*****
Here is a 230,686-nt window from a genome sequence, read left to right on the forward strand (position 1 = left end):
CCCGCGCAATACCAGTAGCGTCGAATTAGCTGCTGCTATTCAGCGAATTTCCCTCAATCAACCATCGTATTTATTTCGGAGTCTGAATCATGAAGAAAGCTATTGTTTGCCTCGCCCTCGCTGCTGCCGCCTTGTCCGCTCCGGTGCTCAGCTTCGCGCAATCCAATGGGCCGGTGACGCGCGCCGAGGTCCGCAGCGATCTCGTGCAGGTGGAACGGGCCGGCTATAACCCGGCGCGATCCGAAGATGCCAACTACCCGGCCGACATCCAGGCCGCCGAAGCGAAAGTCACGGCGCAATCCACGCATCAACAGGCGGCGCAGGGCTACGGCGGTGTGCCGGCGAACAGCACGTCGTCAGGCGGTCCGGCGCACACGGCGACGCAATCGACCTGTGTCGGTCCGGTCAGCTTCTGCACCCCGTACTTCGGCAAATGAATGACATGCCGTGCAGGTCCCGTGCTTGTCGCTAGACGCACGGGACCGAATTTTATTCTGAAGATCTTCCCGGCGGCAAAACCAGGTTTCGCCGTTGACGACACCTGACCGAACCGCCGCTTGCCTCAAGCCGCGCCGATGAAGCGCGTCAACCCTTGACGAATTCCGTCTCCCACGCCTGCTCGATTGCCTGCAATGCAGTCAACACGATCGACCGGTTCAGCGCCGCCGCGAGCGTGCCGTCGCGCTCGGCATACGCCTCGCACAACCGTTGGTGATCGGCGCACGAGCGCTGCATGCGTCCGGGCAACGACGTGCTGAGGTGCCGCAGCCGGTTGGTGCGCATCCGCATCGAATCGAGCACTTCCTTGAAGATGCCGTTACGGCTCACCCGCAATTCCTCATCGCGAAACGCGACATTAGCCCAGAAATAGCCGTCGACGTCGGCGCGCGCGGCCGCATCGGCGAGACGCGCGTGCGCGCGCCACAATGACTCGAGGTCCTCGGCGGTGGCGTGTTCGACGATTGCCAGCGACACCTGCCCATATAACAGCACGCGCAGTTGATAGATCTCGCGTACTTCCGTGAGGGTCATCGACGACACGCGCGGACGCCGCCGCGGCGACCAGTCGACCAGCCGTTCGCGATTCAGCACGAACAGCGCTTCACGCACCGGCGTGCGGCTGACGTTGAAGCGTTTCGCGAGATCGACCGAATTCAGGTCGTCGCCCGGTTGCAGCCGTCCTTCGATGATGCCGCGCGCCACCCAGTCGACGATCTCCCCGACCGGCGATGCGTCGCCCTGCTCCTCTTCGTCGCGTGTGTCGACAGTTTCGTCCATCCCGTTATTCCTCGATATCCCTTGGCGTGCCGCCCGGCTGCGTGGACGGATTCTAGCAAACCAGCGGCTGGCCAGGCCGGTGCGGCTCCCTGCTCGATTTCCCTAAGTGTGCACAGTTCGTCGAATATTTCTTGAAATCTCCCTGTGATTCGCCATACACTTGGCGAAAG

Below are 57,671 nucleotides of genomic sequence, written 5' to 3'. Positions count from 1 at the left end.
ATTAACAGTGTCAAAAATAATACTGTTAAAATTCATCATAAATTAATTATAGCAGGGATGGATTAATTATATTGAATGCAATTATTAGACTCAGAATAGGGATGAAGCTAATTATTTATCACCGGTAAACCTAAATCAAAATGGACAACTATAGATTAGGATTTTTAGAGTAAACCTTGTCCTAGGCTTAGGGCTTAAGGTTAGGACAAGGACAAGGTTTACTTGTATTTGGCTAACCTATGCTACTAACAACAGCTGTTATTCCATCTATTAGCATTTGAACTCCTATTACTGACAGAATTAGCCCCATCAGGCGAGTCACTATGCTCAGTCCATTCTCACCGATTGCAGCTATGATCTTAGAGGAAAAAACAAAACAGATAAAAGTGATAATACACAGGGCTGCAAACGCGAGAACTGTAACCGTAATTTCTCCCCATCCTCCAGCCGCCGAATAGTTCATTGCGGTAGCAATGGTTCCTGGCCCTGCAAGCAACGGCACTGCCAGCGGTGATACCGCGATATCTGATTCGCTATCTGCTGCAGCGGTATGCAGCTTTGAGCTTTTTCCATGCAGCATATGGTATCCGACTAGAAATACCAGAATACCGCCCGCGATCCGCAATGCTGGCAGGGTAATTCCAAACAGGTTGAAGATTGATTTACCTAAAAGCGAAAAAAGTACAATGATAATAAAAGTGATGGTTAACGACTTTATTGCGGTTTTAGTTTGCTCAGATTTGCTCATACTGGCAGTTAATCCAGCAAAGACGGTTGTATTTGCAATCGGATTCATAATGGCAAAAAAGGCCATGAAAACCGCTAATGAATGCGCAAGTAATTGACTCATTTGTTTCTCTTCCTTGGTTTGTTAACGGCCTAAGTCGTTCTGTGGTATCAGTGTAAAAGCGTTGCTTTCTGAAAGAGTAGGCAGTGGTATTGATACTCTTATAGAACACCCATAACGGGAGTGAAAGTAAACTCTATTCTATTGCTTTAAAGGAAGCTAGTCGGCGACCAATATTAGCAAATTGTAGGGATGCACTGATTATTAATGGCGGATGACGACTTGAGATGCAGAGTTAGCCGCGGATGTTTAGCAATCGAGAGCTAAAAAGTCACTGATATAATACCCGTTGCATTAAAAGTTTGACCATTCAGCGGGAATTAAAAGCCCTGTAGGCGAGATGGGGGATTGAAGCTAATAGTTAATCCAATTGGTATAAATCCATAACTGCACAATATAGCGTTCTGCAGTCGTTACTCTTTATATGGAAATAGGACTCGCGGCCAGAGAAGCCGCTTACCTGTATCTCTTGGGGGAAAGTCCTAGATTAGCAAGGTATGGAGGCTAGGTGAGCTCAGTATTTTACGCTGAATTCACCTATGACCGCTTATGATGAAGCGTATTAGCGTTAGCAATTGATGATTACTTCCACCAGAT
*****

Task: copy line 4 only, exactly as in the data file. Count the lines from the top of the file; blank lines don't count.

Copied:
ATTAACAGTGTCAAAAATAATACTGTTAAAATTCATCATAAATTAATTATAGCAGGGATGGATTAATTATATTGAATGCAATTATTAGACTCAGAATAGGGATGAAGCTAATTATTTATCACCGGTAAACCTAAATCAAAATGGACAACTATAGATTAGGATTTTTAGAGTAAACCTTGTCCTAGGCTTAGGGCTTAAGGTTAGGACAAGGACAAGGTTTACTTGTATTTGGCTAACCTATGCTACTAACAACAGCTGTTATTCCATCTATTAGCATTTGAACTCCTATTACTGACAGAATTAGCCCCATCAGGCGAGTCACTATGCTCAGTCCATTCTCACCGATTGCAGCTATGATCTTAGAGGAAAAAACAAAACAGATAAAAGTGATAATACACAGGGCTGCAAACGCGAGAACTGTAACCGTAATTTCTCCCCATCCTCCAGCCGCCGAATAGTTCATTGCGGTAGCAATGGTTCCTGGCCCTGCAAGCAACGGCACTGCCAGCGGTGATACCGCGATATCTGATTCGCTATCTGCTGCAGCGGTATGCAGCTTTGAGCTTTTTCCATGCAGCATATGGTATCCGACTAGAAATACCAGAATACCGCCCGCGATCCGCAATGCTGGCAGGGTAATTCCAAACAGGTTGAAGATTGATTTACCTAAAAGCGAAAAAAGTACAATGATAATAAAAGTGATGGTTAACGACTTTATTGCGGTTTTAGTTTGCTCAGATTTGCTCATACTGGCAGTTAATCCAGCAAAGACGGTTGTATTTGCAATCGGATTCATAATGGCAAAAAAGGCCATGAAAACCGCTAATGAATGCGCAAGTAATTGACTCATTTGTTTCTCTTCCTTGGTTTGTTAACGGCCTAAGTCGTTCTGTGGTATCAGTGTAAAAGCGTTGCTTTCTGAAAGAGTAGGCAGTGGTATTGATACTCTTATAGAACACCCATAACGGGAGTGAAAGTAAACTCTATTCTATTGCTTTAAAGGAAGCTAGTCGGCGACCAATATTAGCAAATTGTAGGGATGCACTGATTATTAATGGCGGATGACGACTTGAGATGCAGAGTTAGCCGCGGATGTTTAGCAATCGAGAGCTAAAAAGTCACTGATATAATACCCGTTGCATTAAAAGTTTGACCATTCAGCGGGAATTAAAAGCCCTGTAGGCGAGATGGGGGATTGAAGCTAATAGTTAATCCAATTGGTATAAATCCATAACTGCACAATATAGCGTTCTGCAGTCGTTACTCTTTATATGGAAATAGGACTCGCGGCCAGAGAAGCCGCTTACCTGTATCTCTTGGGGGAAAGTCCTAGATTAGCAAGGTATGGAGGCTAGGTGAGCTCAGTATTTTACGCTGAATTCACCTATGACCGCTTATGATGAAGCGTATTAGCGTTAGCAATTGATGATTACTTCCACCAGAT